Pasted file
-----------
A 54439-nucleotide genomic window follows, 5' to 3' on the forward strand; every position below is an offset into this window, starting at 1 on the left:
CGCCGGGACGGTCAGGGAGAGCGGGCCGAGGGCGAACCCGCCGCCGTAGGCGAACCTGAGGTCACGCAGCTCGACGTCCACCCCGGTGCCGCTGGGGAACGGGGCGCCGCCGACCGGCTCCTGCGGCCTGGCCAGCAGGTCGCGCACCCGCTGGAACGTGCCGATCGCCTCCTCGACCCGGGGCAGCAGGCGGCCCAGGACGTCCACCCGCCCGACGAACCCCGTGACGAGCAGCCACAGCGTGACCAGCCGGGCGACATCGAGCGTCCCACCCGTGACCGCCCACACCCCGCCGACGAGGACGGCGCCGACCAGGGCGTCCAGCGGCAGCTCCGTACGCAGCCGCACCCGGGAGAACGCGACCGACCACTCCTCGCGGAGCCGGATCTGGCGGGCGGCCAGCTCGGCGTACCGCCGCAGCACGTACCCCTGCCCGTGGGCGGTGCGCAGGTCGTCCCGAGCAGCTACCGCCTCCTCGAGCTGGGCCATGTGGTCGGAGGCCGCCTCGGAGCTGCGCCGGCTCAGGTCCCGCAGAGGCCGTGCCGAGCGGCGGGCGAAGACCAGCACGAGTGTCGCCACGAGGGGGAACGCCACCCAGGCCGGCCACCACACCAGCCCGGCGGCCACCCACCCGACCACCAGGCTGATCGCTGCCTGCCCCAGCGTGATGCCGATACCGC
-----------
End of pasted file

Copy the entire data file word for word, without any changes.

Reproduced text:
A 54439-nucleotide genomic window follows, 5' to 3' on the forward strand; every position below is an offset into this window, starting at 1 on the left:
CGCCGGGACGGTCAGGGAGAGCGGGCCGAGGGCGAACCCGCCGCCGTAGGCGAACCTGAGGTCACGCAGCTCGACGTCCACCCCGGTGCCGCTGGGGAACGGGGCGCCGCCGACCGGCTCCTGCGGCCTGGCCAGCAGGTCGCGCACCCGCTGGAACGTGCCGATCGCCTCCTCGACCCGGGGCAGCAGGCGGCCCAGGACGTCCACCCGCCCGACGAACCCCGTGACGAGCAGCCACAGCGTGACCAGCCGGGCGACATCGAGCGTCCCACCCGTGACCGCCCACACCCCGCCGACGAGGACGGCGCCGACCAGGGCGTCCAGCGGCAGCTCCGTACGCAGCCGCACCCGGGAGAACGCGACCGACCACTCCTCGCGGAGCCGGATCTGGCGGGCGGCCAGCTCGGCGTACCGCCGCAGCACGTACCCCTGCCCGTGGGCGGTGCGCAGGTCGTCCCGAGCAGCTACCGCCTCCTCGAGCTGGGCCATGTGGTCGGAGGCCGCCTCGGAGCTGCGCCGGCTCAGGTCCCGCAGAGGCCGTGCCGAGCGGCGGGCGAAGACCAGCACGAGTGTCGCCACGAGGGGGAACGCCACCCAGGCCGGCCACCACACCAGCCCGGCGGCCACCCACCCGACCACCAGGCTGATCGCTGCCTGCCCCAGCGTGATGCCGATACCGC